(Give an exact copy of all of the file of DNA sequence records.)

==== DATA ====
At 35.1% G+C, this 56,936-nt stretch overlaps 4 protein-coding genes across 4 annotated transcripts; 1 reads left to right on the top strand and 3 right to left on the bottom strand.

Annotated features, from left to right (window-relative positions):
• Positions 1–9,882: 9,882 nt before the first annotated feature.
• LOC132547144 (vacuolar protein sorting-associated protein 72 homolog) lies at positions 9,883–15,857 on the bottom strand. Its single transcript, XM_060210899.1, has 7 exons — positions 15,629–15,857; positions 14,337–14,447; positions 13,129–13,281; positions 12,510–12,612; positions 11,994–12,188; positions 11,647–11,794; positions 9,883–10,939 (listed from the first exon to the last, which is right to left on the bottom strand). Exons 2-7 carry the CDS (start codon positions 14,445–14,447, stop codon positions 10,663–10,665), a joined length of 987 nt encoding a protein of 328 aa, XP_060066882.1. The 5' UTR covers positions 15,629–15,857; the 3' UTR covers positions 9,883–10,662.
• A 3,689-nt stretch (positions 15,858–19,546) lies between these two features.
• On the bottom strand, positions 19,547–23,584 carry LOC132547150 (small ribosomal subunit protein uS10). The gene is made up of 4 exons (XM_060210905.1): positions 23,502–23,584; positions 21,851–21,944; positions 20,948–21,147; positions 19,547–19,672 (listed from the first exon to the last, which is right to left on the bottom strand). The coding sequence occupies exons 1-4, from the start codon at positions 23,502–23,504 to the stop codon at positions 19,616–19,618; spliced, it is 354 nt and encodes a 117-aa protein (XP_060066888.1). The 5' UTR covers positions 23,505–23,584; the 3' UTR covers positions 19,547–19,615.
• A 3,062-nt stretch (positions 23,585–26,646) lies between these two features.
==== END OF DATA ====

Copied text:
At 35.1% G+C, this 56,936-nt stretch overlaps 4 protein-coding genes across 4 annotated transcripts; 1 reads left to right on the top strand and 3 right to left on the bottom strand.

Annotated features, from left to right (window-relative positions):
• Positions 1–9,882: 9,882 nt before the first annotated feature.
• LOC132547144 (vacuolar protein sorting-associated protein 72 homolog) lies at positions 9,883–15,857 on the bottom strand. Its single transcript, XM_060210899.1, has 7 exons — positions 15,629–15,857; positions 14,337–14,447; positions 13,129–13,281; positions 12,510–12,612; positions 11,994–12,188; positions 11,647–11,794; positions 9,883–10,939 (listed from the first exon to the last, which is right to left on the bottom strand). Exons 2-7 carry the CDS (start codon positions 14,445–14,447, stop codon positions 10,663–10,665), a joined length of 987 nt encoding a protein of 328 aa, XP_060066882.1. The 5' UTR covers positions 15,629–15,857; the 3' UTR covers positions 9,883–10,662.
• A 3,689-nt stretch (positions 15,858–19,546) lies between these two features.
• On the bottom strand, positions 19,547–23,584 carry LOC132547150 (small ribosomal subunit protein uS10). The gene is made up of 4 exons (XM_060210905.1): positions 23,502–23,584; positions 21,851–21,944; positions 20,948–21,147; positions 19,547–19,672 (listed from the first exon to the last, which is right to left on the bottom strand). The coding sequence occupies exons 1-4, from the start codon at positions 23,502–23,504 to the stop codon at positions 19,616–19,618; spliced, it is 354 nt and encodes a 117-aa protein (XP_060066888.1). The 5' UTR covers positions 23,505–23,584; the 3' UTR covers positions 19,547–19,615.
• A 3,062-nt stretch (positions 23,585–26,646) lies between these two features.